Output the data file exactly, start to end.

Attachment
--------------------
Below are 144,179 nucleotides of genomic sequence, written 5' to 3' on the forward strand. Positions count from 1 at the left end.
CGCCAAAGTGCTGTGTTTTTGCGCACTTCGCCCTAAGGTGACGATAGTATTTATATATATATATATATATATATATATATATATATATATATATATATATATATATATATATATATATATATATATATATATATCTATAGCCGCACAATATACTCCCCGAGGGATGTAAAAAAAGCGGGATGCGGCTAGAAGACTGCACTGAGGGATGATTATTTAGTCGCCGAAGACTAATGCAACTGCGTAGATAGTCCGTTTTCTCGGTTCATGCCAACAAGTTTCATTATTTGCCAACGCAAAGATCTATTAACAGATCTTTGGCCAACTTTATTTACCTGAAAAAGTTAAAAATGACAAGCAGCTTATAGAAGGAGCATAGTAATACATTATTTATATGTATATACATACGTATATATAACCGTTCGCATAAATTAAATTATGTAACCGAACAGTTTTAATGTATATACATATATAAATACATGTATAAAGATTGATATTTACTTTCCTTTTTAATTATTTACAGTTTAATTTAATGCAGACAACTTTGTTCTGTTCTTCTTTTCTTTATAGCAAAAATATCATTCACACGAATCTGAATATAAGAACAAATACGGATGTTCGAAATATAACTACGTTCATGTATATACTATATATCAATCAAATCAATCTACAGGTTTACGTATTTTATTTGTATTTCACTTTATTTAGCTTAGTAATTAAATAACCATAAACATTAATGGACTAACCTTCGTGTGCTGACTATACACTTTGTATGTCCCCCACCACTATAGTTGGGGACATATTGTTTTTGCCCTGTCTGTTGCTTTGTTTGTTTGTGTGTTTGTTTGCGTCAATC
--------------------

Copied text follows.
Below are 144,179 nucleotides of genomic sequence, written 5' to 3' on the forward strand. Positions count from 1 at the left end.
CGCCAAAGTGCTGTGTTTTTGCGCACTTCGCCCTAAGGTGACGATAGTATTTATATATATATATATATATATATATATATATATATATATATATATATATATATATATATATATATATATATATATATATATATCTATAGCCGCACAATATACTCCCCGAGGGATGTAAAAAAAGCGGGATGCGGCTAGAAGACTGCACTGAGGGATGATTATTTAGTCGCCGAAGACTAATGCAACTGCGTAGATAGTCCGTTTTCTCGGTTCATGCCAACAAGTTTCATTATTTGCCAACGCAAAGATCTATTAACAGATCTTTGGCCAACTTTATTTACCTGAAAAAGTTAAAAATGACAAGCAGCTTATAGAAGGAGCATAGTAATACATTATTTATATGTATATACATACGTATATATAACCGTTCGCATAAATTAAATTATGTAACCGAACAGTTTTAATGTATATACATATATAAATACATGTATAAAGATTGATATTTACTTTCCTTTTTAATTATTTACAGTTTAATTTAATGCAGACAACTTTGTTCTGTTCTTCTTTTCTTTATAGCAAAAATATCATTCACACGAATCTGAATATAAGAACAAATACGGATGTTCGAAATATAACTACGTTCATGTATATACTATATATCAATCAAATCAATCTACAGGTTTACGTATTTTATTTGTATTTCACTTTATTTAGCTTAGTAATTAAATAACCATAAACATTAATGGACTAACCTTCGTGTGCTGACTATACACTTTGTATGTCCCCCACCACTATAGTTGGGGACATATTGTTTTTGCCCTGTCTGTTGCTTTGTTTGTTTGTGTGTTTGTTTGCGTCAATC